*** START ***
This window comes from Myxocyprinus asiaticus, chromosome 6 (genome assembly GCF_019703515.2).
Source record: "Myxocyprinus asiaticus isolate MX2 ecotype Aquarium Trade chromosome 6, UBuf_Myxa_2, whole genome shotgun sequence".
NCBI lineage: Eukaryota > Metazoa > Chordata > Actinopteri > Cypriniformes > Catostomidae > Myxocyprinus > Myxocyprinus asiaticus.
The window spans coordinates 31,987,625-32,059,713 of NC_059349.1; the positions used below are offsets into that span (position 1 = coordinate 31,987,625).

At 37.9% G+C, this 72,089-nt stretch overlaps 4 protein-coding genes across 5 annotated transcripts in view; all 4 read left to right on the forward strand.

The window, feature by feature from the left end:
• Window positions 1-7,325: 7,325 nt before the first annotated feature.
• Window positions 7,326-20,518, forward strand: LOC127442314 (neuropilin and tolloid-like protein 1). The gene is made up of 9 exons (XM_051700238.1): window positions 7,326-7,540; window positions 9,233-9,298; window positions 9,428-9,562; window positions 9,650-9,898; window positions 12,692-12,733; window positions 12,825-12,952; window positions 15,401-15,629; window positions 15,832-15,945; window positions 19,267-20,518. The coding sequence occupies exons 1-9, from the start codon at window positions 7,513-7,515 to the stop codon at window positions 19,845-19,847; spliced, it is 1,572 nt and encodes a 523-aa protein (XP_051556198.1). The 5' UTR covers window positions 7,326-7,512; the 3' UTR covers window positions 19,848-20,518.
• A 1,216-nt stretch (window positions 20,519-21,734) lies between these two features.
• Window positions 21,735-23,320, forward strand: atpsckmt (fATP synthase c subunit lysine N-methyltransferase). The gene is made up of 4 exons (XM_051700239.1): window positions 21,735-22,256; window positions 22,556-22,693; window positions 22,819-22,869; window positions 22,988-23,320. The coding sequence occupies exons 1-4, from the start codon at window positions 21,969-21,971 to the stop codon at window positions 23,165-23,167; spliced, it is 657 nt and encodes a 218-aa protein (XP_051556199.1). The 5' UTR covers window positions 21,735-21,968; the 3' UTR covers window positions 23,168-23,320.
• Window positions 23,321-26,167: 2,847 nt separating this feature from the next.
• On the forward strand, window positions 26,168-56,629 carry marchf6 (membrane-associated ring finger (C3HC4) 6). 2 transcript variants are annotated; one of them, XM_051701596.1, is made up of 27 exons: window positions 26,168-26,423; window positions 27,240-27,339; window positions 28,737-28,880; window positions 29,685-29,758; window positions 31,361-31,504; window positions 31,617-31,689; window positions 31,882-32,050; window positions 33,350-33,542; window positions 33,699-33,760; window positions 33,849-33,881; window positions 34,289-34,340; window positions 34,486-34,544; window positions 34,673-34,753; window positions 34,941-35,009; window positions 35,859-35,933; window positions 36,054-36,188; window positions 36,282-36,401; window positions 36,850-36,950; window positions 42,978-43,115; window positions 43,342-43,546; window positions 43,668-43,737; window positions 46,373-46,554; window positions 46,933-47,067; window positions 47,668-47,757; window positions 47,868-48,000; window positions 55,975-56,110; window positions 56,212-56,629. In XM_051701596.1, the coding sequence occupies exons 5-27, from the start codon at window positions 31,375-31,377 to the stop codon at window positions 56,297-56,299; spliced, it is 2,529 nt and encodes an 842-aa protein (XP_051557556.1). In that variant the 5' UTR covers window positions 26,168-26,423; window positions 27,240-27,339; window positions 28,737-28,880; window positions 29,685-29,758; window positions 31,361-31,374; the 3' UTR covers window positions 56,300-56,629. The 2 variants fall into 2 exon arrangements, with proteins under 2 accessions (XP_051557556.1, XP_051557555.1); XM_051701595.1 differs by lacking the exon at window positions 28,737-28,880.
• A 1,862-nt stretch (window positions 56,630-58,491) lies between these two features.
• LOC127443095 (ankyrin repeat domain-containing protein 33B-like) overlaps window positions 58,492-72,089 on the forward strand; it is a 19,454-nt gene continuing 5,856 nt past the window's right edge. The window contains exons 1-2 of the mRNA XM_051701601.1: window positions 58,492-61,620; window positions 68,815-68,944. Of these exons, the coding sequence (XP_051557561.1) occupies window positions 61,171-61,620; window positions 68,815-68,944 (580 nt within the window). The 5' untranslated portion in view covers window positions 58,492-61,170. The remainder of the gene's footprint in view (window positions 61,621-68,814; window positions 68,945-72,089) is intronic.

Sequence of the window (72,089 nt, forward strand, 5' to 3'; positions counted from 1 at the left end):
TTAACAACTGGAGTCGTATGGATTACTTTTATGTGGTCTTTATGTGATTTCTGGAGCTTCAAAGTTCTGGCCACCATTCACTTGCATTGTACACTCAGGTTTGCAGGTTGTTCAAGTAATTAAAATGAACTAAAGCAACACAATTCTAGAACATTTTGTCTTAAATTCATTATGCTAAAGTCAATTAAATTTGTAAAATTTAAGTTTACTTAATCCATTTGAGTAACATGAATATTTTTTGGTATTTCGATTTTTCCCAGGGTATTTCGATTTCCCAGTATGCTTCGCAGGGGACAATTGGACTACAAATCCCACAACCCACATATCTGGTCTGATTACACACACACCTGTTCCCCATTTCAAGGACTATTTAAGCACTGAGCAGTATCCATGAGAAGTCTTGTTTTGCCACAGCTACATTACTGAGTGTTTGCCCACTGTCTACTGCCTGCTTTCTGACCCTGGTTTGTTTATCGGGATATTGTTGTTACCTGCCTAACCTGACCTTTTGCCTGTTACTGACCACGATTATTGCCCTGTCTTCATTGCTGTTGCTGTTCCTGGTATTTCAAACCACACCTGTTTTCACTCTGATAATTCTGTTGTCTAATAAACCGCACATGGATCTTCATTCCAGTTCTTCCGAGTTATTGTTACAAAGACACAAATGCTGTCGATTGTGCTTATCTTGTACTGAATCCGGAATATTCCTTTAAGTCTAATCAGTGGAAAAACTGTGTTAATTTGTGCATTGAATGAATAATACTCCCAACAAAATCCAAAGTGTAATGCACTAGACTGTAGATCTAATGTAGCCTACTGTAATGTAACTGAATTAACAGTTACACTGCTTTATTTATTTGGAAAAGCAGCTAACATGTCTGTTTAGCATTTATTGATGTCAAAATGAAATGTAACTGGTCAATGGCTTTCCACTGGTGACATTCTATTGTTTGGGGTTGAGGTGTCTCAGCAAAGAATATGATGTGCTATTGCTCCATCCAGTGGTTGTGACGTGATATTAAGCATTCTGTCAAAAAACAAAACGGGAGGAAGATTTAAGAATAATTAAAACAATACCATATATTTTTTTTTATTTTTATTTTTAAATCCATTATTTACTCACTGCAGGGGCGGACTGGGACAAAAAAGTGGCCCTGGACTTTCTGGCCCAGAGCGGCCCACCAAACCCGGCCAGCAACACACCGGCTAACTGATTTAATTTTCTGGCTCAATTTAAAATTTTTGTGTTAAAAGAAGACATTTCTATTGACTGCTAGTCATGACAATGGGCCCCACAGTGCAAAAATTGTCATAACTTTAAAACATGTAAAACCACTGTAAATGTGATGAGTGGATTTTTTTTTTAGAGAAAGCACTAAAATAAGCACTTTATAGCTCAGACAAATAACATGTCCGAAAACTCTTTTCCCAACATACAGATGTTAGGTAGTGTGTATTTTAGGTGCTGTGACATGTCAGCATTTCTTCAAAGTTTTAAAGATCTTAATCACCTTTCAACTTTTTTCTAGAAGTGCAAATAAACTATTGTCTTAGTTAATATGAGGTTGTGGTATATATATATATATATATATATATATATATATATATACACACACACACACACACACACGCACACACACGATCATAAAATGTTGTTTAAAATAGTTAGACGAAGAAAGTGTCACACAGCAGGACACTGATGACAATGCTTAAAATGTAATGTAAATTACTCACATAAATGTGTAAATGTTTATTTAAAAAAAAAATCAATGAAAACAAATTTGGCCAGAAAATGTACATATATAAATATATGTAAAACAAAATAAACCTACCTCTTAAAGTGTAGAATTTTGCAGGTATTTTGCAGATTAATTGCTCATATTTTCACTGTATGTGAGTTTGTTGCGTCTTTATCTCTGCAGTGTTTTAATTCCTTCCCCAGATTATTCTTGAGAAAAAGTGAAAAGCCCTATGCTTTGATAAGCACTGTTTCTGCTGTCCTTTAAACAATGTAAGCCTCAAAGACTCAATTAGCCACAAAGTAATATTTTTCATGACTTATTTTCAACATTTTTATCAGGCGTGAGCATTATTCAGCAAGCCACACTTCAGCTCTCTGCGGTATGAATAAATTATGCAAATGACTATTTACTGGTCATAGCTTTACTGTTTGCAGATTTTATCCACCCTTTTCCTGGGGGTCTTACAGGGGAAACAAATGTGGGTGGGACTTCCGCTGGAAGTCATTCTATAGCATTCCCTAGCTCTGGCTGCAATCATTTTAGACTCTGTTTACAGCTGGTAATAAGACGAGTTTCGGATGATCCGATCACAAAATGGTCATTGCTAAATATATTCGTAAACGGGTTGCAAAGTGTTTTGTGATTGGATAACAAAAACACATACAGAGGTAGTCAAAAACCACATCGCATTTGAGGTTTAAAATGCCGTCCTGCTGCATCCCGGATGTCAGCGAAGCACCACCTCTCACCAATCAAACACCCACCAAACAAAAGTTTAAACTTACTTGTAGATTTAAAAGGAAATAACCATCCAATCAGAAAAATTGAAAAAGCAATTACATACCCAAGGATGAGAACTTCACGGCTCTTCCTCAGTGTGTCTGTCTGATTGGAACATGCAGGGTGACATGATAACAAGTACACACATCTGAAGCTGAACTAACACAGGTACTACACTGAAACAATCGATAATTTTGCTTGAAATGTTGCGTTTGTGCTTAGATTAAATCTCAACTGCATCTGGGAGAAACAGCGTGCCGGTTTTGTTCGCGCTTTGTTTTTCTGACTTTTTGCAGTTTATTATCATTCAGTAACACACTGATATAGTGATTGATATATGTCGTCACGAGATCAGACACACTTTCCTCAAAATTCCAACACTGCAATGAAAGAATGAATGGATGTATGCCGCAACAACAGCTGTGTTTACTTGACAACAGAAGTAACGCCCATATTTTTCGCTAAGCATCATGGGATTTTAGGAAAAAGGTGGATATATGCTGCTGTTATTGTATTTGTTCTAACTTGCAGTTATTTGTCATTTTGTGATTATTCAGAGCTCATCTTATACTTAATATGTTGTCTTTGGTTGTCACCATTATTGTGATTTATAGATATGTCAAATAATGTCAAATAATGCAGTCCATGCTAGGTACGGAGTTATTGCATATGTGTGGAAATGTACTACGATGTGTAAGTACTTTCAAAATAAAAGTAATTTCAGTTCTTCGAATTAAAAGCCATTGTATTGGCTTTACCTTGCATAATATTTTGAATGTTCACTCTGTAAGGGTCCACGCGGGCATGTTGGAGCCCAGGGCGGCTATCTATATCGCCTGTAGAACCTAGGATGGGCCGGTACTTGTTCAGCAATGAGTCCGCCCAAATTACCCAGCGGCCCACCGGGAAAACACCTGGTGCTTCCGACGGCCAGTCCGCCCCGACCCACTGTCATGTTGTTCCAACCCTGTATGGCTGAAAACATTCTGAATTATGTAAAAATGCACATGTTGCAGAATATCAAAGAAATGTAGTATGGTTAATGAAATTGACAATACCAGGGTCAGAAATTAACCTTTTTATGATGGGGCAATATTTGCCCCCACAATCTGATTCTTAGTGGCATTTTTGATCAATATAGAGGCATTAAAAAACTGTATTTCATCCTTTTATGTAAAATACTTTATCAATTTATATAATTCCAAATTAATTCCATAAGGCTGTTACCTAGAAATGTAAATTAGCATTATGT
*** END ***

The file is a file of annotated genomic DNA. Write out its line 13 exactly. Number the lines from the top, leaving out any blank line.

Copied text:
• A 1,862-nt stretch (window positions 56,630-58,491) lies between these two features.